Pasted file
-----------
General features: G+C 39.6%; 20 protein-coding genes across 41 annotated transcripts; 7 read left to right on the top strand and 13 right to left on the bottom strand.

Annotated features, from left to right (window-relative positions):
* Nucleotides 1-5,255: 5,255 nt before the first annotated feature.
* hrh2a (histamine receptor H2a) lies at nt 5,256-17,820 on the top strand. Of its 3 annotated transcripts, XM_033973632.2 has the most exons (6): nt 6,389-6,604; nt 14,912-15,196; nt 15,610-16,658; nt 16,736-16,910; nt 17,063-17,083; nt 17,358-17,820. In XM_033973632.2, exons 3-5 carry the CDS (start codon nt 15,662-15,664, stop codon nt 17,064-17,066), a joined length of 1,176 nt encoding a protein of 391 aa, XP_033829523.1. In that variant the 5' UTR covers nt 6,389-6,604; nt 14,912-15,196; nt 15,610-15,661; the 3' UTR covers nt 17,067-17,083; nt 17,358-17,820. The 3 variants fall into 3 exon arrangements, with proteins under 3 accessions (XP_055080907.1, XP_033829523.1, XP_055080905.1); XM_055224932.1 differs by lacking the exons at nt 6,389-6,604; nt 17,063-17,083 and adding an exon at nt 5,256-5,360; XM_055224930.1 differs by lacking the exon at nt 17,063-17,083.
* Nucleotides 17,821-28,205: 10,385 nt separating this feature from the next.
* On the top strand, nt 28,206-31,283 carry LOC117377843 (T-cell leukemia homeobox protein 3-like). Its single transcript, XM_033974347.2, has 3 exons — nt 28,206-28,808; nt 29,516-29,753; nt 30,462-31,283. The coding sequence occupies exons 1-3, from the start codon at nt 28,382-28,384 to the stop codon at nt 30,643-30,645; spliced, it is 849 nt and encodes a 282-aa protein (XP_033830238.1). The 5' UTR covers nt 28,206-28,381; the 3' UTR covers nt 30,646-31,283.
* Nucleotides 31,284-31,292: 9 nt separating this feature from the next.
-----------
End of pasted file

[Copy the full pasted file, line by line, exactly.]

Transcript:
General features: G+C 39.6%; 20 protein-coding genes across 41 annotated transcripts; 7 read left to right on the top strand and 13 right to left on the bottom strand.

Annotated features, from left to right (window-relative positions):
* Nucleotides 1-5,255: 5,255 nt before the first annotated feature.
* hrh2a (histamine receptor H2a) lies at nt 5,256-17,820 on the top strand. Of its 3 annotated transcripts, XM_033973632.2 has the most exons (6): nt 6,389-6,604; nt 14,912-15,196; nt 15,610-16,658; nt 16,736-16,910; nt 17,063-17,083; nt 17,358-17,820. In XM_033973632.2, exons 3-5 carry the CDS (start codon nt 15,662-15,664, stop codon nt 17,064-17,066), a joined length of 1,176 nt encoding a protein of 391 aa, XP_033829523.1. In that variant the 5' UTR covers nt 6,389-6,604; nt 14,912-15,196; nt 15,610-15,661; the 3' UTR covers nt 17,067-17,083; nt 17,358-17,820. The 3 variants fall into 3 exon arrangements, with proteins under 3 accessions (XP_055080907.1, XP_033829523.1, XP_055080905.1); XM_055224932.1 differs by lacking the exons at nt 6,389-6,604; nt 17,063-17,083 and adding an exon at nt 5,256-5,360; XM_055224930.1 differs by lacking the exon at nt 17,063-17,083.
* Nucleotides 17,821-28,205: 10,385 nt separating this feature from the next.
* On the top strand, nt 28,206-31,283 carry LOC117377843 (T-cell leukemia homeobox protein 3-like). Its single transcript, XM_033974347.2, has 3 exons — nt 28,206-28,808; nt 29,516-29,753; nt 30,462-31,283. The coding sequence occupies exons 1-3, from the start codon at nt 28,382-28,384 to the stop codon at nt 30,643-30,645; spliced, it is 849 nt and encodes a 282-aa protein (XP_033830238.1). The 5' UTR covers nt 28,206-28,381; the 3' UTR covers nt 30,646-31,283.
* Nucleotides 31,284-31,292: 9 nt separating this feature from the next.